Finally, and perhaps most fatally, the current Houthi-Saudi talks have completely excluded Yemeni civil society. Yet as Yemeni experts have frequently noted, there is no viable path to a sustainable peace in the absence of a comprehensive dialogue process that includes all sectors of society and rewrites the social contract. The trouble, however, is that neither Saudi Arabia nor the Houthis have a genuine interest in supporting such a process and engaging with it. Many experts, for example, argue that only federalism can offer a chance to bring the reconciliation of Yemen’s multiple regional interests and identities — the Houthis, however, maintain a deeply centralized vision of the state.
A Fragmented Yemen
Media reports suggest that the ongoing Houthi-Saudi talks might lead to the establishment of a transition period, which would include a truce and confidence-building measures, followed by an intra-Yemeni dialogue. On paper, this is certainly the right way ahead. In practice, however, the path to peace will be extraordinarily challenging. What would a post-agreement Yemen look like?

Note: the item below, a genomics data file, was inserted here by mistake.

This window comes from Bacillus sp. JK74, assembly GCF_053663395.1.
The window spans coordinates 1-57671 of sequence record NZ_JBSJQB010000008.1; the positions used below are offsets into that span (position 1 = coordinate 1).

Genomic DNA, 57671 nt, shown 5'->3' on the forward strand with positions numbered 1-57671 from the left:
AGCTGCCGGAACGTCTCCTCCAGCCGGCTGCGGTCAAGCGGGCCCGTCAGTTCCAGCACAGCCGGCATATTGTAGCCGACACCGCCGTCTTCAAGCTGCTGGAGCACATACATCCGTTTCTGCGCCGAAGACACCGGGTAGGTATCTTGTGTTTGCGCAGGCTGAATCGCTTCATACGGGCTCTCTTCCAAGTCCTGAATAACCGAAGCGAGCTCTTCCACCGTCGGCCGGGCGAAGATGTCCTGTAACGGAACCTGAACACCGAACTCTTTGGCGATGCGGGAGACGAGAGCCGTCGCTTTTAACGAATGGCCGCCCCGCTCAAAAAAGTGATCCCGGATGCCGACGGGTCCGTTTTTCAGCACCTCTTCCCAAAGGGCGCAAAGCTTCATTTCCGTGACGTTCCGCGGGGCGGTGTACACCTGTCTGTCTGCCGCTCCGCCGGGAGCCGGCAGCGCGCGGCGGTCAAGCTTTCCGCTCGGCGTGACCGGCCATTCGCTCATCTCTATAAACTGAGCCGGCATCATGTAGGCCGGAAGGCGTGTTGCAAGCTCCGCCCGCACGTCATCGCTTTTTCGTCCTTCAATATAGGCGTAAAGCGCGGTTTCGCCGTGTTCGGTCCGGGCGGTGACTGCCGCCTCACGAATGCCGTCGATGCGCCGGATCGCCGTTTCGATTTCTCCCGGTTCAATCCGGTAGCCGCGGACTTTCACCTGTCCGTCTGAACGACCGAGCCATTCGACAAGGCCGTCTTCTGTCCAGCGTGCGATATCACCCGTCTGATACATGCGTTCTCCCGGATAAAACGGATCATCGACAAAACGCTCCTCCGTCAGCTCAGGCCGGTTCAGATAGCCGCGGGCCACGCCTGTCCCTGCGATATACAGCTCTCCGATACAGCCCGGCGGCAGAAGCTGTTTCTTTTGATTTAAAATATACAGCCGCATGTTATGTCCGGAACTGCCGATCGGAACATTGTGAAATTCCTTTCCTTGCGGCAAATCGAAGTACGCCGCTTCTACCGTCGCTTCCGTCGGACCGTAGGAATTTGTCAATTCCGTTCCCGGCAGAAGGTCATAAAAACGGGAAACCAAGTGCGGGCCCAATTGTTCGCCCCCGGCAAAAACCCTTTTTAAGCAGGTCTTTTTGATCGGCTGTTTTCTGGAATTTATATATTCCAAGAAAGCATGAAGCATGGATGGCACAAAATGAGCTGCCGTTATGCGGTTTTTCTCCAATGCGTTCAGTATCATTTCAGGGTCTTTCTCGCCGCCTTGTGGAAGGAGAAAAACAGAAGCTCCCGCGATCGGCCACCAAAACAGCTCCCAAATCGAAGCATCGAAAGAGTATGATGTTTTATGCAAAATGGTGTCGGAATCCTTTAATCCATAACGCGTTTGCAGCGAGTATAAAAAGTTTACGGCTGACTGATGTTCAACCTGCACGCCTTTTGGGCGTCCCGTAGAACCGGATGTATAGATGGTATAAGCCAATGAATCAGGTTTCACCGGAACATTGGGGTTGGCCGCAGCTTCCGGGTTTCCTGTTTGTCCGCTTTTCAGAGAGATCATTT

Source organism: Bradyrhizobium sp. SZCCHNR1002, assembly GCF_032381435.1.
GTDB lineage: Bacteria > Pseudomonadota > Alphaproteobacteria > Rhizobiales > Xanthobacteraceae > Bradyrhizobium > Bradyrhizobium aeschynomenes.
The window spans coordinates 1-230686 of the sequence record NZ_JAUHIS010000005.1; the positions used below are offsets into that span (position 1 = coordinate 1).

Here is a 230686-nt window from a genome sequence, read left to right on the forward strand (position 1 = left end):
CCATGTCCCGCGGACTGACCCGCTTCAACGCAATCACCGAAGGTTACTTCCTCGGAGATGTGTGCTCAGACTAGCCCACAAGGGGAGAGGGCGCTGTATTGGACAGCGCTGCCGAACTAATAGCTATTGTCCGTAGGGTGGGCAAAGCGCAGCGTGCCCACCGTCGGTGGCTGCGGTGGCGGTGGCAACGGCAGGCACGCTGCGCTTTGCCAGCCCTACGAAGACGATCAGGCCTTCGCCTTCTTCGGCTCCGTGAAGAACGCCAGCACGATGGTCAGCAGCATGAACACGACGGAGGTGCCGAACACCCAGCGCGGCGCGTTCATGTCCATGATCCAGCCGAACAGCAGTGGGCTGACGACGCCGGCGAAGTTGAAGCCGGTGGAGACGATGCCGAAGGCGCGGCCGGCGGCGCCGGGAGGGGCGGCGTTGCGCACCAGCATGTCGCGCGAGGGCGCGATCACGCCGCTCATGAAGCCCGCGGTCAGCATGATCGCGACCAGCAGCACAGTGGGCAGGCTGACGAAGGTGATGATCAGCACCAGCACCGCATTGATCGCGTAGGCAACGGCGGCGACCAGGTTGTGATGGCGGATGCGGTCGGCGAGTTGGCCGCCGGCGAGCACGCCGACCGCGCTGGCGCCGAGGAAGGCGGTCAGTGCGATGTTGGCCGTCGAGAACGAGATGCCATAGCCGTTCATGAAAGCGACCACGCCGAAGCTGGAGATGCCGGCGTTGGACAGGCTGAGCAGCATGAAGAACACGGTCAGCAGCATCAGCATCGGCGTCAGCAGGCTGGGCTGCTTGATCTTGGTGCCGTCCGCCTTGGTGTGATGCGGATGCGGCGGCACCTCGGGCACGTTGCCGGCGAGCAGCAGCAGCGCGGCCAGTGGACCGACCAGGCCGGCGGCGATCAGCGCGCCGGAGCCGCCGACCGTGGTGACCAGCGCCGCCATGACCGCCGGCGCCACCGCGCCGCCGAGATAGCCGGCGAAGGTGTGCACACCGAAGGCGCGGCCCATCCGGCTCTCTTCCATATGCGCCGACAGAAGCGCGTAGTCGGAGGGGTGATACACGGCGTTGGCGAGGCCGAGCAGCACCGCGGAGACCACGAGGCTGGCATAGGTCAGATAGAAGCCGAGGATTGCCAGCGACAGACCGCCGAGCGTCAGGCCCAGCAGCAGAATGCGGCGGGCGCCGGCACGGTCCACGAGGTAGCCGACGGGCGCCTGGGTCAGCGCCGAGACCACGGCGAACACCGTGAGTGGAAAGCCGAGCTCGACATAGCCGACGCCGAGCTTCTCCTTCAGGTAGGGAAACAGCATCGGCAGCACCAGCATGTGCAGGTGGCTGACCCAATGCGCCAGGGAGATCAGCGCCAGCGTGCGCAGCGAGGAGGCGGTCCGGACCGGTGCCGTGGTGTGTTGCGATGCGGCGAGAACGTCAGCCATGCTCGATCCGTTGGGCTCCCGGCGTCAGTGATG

An agreement would institutionalize the domination of the Houthis over the northwest of the country. This may be an inevitable outcome. But their governance is proving increasingly violent and intolerant. It would then be just another tragic development for the Yemeni people, already exhausted by decades of conflict and abysmal governance. The Houthis are likely to use the truce to consolidate their rule. The group may also refuse to share power more than symbolically and continue to repress opposition in territories they control. They will also undoubtedly seek to expand those territories.